Philadelphia cream cheese advert banned for 'making dads look bad'

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Two adverts are the first to be banned in the UK for breaking new gender stereotype rules.

One shows two bungling new dads leaving their babies after being distracted by Philadelphia cream cheese.

And the other shows a woman sat with a pram as remarkable men are portrayed in space, rock climbing and taking part in sport.

The Advertising Standards Agency banned both following complaints from the public that they reinforced harmful stereotypes.

The rules, which came in at the beginning of this year, aim to prevent “limiting how people see themselves and how others see them and the life decisions they take”.

The Duchess of Sussex had similar success when she challenged Proctor and Gamble in America in the 1990s.

The Philadelphia add saw new dads looking bad
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The then 11-year-old Meghan Markle was upset that a dishwashing liquid’s advert had the tagline: “Women all over America are fighting greasy pots and pans”.

Speaking at the UN Women conference in 2015, she told how she was so upset she wrote to the then first lady Hilary Clinton, a children’s newsreader Linda Ellerby and attorney Gloria Allread and to Proctor and Gamble.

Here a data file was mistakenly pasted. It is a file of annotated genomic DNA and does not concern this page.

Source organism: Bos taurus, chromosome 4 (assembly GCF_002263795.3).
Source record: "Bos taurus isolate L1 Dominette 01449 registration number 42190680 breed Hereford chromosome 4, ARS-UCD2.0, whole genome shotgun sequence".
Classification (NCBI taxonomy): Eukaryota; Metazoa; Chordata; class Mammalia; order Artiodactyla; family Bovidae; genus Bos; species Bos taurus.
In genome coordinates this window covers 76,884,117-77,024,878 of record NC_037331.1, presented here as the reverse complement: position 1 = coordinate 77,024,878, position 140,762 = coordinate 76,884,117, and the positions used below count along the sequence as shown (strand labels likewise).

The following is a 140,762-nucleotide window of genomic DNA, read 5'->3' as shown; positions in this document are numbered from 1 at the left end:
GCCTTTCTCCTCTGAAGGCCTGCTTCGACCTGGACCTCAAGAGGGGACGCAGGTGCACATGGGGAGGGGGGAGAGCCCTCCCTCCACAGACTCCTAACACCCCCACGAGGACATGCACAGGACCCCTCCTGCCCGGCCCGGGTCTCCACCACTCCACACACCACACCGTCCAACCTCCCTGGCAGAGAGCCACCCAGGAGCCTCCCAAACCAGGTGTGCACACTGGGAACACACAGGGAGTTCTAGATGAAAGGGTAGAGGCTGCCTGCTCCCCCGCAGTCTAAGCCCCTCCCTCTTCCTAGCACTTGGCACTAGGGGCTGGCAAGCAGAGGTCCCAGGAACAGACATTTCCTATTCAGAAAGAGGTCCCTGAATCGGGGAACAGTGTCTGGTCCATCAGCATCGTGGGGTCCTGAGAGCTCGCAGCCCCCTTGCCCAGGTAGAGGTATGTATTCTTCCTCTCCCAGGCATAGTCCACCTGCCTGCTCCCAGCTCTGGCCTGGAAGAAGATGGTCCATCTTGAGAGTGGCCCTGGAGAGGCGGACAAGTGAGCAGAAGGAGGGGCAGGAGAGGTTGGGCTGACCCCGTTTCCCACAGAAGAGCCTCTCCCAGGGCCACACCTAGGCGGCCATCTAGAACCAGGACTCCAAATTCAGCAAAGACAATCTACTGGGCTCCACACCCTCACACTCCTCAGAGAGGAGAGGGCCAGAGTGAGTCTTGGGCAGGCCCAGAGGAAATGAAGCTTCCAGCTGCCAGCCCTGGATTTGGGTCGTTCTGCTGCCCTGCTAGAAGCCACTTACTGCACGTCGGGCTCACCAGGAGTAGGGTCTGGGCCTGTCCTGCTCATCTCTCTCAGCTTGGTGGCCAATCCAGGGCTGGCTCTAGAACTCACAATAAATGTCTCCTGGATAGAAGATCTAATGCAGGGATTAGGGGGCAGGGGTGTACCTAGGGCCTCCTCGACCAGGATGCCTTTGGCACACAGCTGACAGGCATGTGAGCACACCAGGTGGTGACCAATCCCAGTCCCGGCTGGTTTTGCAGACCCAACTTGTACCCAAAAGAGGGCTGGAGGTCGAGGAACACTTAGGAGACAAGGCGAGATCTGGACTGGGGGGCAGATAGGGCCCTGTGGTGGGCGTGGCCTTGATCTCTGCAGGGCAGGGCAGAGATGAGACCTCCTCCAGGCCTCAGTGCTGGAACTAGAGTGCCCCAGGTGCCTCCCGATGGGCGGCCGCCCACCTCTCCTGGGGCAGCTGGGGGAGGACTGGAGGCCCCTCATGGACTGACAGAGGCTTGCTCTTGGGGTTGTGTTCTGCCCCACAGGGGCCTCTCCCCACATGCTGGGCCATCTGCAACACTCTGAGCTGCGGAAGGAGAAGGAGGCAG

She said: “It was just over a month later that they changed the commercial to ‘people all over America…’.

“It means that a wife is equal to her husband, a sister to her brother, not better, not worse, they are equal.”

The Philadelphia advert was banned as complainants said the “tongue-in-cheek” ad perpetuated the harmful stereotype that men are not as good at looking after children as women.

The advert was banned

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Philadelphia’s owners Mondelez told the ASA it was stuck in a no-win situation, having specifically chosen two dads to avoid depicting the stereotypical image of showing two new mums handling all the childcare responsibilities.

The Volkswagen advert for its electric eGolf saw complainants claim that while the men were portrayed as adventurous the women were either asleep or in a stereotypical care-giving role.

Volkswagen argued that caring for a newborn was a life-changing experience about adaptation, regardless of the gender of the parent depicted.



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